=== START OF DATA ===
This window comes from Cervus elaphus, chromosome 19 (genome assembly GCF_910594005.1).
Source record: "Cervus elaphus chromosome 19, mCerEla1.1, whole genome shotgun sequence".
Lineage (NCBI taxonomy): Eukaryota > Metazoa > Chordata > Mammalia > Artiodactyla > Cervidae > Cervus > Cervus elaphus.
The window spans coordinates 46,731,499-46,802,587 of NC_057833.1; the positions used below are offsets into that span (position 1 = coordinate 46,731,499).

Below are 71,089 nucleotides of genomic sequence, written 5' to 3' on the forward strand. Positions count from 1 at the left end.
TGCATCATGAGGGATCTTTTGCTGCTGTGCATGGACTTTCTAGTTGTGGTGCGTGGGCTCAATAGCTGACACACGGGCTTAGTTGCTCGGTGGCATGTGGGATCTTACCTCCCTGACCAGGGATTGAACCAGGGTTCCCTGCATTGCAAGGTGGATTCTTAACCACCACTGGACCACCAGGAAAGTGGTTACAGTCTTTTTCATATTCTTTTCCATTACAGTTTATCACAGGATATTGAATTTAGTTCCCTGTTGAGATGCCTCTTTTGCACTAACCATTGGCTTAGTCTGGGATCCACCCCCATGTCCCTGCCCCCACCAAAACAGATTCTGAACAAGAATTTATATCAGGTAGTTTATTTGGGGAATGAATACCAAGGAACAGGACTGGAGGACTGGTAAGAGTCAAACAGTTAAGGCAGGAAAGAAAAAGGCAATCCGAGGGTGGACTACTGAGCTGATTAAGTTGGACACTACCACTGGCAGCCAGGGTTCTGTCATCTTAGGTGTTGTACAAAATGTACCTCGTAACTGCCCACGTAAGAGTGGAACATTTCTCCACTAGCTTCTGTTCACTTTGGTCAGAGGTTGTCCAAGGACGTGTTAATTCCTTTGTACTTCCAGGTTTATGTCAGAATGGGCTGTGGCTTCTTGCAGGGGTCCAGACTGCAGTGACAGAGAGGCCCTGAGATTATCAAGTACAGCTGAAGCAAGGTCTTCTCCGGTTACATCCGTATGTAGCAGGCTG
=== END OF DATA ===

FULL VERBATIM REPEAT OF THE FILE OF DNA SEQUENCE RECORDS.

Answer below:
This window comes from Cervus elaphus, chromosome 19 (genome assembly GCF_910594005.1).
Source record: "Cervus elaphus chromosome 19, mCerEla1.1, whole genome shotgun sequence".
Lineage (NCBI taxonomy): Eukaryota > Metazoa > Chordata > Mammalia > Artiodactyla > Cervidae > Cervus > Cervus elaphus.
The window spans coordinates 46,731,499-46,802,587 of NC_057833.1; the positions used below are offsets into that span (position 1 = coordinate 46,731,499).

Below are 71,089 nucleotides of genomic sequence, written 5' to 3' on the forward strand. Positions count from 1 at the left end.
TGCATCATGAGGGATCTTTTGCTGCTGTGCATGGACTTTCTAGTTGTGGTGCGTGGGCTCAATAGCTGACACACGGGCTTAGTTGCTCGGTGGCATGTGGGATCTTACCTCCCTGACCAGGGATTGAACCAGGGTTCCCTGCATTGCAAGGTGGATTCTTAACCACCACTGGACCACCAGGAAAGTGGTTACAGTCTTTTTCATATTCTTTTCCATTACAGTTTATCACAGGATATTGAATTTAGTTCCCTGTTGAGATGCCTCTTTTGCACTAACCATTGGCTTAGTCTGGGATCCACCCCCATGTCCCTGCCCCCACCAAAACAGATTCTGAACAAGAATTTATATCAGGTAGTTTATTTGGGGAATGAATACCAAGGAACAGGACTGGAGGACTGGTAAGAGTCAAACAGTTAAGGCAGGAAAGAAAAAGGCAATCCGAGGGTGGACTACTGAGCTGATTAAGTTGGACACTACCACTGGCAGCCAGGGTTCTGTCATCTTAGGTGTTGTACAAAATGTACCTCGTAACTGCCCACGTAAGAGTGGAACATTTCTCCACTAGCTTCTGTTCACTTTGGTCAGAGGTTGTCCAAGGACGTGTTAATTCCTTTGTACTTCCAGGTTTATGTCAGAATGGGCTGTGGCTTCTTGCAGGGGTCCAGACTGCAGTGACAGAGAGGCCCTGAGATTATCAAGTACAGCTGAAGCAAGGTCTTCTCCGGTTACATCCGTATGTAGCAGGCTG